In this video, Brian discusses some tips for exam day: how to eat, how to dress, how to prepare mentally, what to bring with you to the exam center, and offers some final words of encouragement.
If the exam date is not coming up just yet, check out the following videos:
In this video, Brian discusses where you should be with one day before your CMA, CIA, or CPA Exam. Limit yourself to some quick reviews and get as much sleep as you can. You are prepared and you are ready to pass the exam!
In this video, Brian Hock discusses where you should be with two weeks before your exam. Continue studying with timed tests to practice time management, reviewing all of the materials, cramming if you have extra time, and planning for exam details like your calculator and how to get to the testing center.
In this video, Brian Hock discusses where you should be with six weeks before your CMA, CIA, or CPA exam. Continue sticking with your study plan, reviewing previously-studied materials, using the flash cards, and plan when you will take your first mock exam.
We have written previously about the importance of having a study schedule and sticking to it (Exam Tip: Scheduling for Success and Peace of Mind), but sometimes you need to take a step back from your plan in order to move forward. If you’re familiar with soccer (football for our non-US readers), it is common for a team to pass the ball backwards in order to regroup and prepare again to go forward. Sometimes in studying you might need to do this, too.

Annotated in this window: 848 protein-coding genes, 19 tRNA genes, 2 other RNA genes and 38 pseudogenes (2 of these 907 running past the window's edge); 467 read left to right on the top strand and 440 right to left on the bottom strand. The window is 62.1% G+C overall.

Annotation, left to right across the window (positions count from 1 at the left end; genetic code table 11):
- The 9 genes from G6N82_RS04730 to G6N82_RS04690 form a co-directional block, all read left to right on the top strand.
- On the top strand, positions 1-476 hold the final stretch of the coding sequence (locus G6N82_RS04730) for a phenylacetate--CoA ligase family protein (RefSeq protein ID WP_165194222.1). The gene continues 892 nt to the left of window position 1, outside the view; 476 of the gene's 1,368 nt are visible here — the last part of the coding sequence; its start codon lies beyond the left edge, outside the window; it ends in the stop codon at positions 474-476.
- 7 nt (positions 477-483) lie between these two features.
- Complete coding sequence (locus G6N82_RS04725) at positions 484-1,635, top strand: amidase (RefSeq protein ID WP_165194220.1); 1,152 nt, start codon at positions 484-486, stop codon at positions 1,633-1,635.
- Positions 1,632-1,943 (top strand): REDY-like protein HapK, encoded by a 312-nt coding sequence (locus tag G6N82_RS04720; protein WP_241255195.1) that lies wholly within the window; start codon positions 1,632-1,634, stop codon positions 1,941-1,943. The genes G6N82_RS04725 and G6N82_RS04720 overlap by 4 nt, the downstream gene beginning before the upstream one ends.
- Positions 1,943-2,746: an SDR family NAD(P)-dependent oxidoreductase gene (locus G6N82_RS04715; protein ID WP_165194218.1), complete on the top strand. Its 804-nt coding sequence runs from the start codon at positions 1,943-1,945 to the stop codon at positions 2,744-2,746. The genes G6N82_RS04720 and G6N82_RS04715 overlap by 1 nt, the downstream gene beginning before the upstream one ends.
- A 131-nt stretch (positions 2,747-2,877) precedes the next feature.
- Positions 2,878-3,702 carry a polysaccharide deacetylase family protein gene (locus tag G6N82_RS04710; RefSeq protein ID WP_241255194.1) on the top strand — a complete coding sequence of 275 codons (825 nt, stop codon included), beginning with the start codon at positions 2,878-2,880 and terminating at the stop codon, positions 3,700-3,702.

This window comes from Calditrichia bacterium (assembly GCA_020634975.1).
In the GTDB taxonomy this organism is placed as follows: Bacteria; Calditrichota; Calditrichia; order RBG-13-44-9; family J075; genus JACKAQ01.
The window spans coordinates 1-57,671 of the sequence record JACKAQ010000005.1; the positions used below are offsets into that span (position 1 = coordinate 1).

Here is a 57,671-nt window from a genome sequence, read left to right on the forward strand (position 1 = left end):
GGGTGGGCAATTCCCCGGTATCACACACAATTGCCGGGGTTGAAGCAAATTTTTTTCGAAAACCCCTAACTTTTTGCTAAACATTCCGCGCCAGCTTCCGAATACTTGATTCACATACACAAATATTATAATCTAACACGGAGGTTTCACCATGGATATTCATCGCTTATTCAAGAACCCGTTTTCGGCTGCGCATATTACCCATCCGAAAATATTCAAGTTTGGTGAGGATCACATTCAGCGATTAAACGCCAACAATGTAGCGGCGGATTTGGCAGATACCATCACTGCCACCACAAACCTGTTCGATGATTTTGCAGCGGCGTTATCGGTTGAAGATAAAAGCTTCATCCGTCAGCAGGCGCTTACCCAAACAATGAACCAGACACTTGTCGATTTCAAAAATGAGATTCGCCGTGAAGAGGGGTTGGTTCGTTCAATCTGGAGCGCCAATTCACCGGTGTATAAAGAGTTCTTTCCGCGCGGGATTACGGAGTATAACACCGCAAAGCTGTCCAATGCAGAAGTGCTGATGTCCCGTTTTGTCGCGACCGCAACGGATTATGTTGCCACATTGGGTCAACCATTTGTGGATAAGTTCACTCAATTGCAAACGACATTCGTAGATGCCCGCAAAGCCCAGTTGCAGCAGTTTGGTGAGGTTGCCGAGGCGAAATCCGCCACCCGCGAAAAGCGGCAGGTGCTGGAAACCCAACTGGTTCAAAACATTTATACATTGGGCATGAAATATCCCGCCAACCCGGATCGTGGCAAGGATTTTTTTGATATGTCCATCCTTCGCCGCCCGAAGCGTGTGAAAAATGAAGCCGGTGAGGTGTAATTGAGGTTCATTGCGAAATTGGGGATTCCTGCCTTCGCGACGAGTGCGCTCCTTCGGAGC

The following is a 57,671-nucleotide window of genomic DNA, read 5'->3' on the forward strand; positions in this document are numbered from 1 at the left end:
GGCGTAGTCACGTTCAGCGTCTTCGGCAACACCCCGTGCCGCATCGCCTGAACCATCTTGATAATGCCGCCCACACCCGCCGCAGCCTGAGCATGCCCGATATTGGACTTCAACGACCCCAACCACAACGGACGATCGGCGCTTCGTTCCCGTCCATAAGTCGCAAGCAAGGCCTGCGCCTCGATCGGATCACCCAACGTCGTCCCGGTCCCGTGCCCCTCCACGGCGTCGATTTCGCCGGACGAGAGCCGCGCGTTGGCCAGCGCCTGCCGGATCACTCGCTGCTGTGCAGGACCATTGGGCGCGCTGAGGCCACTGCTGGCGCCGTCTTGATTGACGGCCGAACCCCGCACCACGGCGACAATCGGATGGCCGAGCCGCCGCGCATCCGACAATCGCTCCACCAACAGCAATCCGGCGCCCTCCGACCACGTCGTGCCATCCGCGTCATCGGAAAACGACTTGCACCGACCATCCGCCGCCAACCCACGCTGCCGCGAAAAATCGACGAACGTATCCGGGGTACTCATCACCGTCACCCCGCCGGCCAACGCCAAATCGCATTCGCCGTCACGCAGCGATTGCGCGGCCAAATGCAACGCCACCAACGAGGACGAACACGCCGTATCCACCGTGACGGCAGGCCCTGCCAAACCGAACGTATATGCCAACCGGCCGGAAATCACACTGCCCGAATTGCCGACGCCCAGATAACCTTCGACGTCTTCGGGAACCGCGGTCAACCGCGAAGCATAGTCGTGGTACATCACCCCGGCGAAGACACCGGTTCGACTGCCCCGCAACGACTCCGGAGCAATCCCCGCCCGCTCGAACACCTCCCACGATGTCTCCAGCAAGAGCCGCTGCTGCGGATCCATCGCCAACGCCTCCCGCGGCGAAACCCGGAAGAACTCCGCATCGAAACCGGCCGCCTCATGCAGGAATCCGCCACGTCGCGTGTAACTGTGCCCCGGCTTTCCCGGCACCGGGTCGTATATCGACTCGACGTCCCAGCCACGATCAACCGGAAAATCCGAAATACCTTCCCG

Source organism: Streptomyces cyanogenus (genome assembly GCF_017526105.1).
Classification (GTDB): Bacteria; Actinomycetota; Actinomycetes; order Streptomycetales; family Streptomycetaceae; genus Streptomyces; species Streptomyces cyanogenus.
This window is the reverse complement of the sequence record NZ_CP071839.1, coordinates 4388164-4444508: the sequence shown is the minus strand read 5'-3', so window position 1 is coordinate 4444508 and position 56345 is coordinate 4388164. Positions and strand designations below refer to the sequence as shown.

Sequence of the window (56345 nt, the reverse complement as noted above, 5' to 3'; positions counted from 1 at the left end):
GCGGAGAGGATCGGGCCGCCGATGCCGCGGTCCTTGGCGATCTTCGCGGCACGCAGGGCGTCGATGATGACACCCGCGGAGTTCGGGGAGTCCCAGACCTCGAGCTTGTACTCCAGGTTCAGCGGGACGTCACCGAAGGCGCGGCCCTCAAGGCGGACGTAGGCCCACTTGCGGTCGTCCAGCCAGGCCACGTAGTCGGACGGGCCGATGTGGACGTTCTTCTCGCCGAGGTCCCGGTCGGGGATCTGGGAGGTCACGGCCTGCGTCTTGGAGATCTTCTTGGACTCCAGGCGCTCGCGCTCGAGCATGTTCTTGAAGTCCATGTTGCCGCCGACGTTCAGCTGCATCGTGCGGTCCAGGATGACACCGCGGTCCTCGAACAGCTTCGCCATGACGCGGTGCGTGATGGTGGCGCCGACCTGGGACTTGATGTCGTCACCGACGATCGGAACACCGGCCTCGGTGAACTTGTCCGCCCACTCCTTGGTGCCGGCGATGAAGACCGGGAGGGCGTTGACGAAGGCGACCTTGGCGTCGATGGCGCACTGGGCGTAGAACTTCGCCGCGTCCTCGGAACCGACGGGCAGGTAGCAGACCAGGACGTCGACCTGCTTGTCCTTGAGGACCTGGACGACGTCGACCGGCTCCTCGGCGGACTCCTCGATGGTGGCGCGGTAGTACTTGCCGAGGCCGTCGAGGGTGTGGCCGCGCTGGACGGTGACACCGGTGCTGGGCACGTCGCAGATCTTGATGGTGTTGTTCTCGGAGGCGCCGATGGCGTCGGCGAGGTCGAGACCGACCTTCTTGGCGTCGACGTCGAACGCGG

What do I mean, exactly? When you are studying a topic that is taking longer than expected to learn, or is not making sense to you, sometimes the best thing to do is to leave that topic and come back to it later. By learning and thinking about other topics, you can give your mind a break and a chance to process the topic that you were struggling with.
I use this strategy when writing materials, too. Sometimes I get “stuck” trying to explain a concept or develop an example. I can tell that what I am writing is not as clear or concise as it should be. When that happens, I usually will stop, work on something else, and then return to the unfinished topic later. Most of the time this break is just what I needed to finish my writing in a way that is clear and concise.
Just like in soccer, the path to success on the exam is not one that always moves forward. Sometimes a step back today will help you move many steps forward tomorrow.
Brian Hock, CMA, CIA
How to study for an exam?
One of the most common questions I get from students is how to study for an exam. I have written about how to study before, but there is one part of the study process that I want to specifically address again.
When you make the decision to study for a professional exam, you have made a time commitment that will span months, if not years (depending on the exam). On the first day of a class, I would often tell my students that for the next few months they would no longer have to ask themselves, “What should I do with my free time?” Once you start studying for an exam, you always have something that you could be doing, whether that’s reading the book, watching videos, or answering practice questions.
The problem is that the feeling that you should or could be studying is always in your mind. When you are reading a book for pleasure, you begin to think, “I could be studying the textbook.” When you are watching your favorite TV show, you think, “I could be watching a video lecture.” When you are exercising, you think, “I should be reviewing that last chapter that I read.”
Make a schedule
To help manage your time when studying for an exam, I strongly encourage you to make a schedule of when you will study each week by specifically designating time for studying (our standard study plans suggest about 10 hours per week). It might be Monday, Tuesday, Thursday and Saturday evenings from 6 – 8 p.m. It might be 6 – 7:30 a.m. Sunday through Friday. It might be an hour at 8 a.m. in the morning and an hour at 7 p.m. night on Sunday, Monday, Tuesday, Thursday, and Saturday. Whatever will work for you.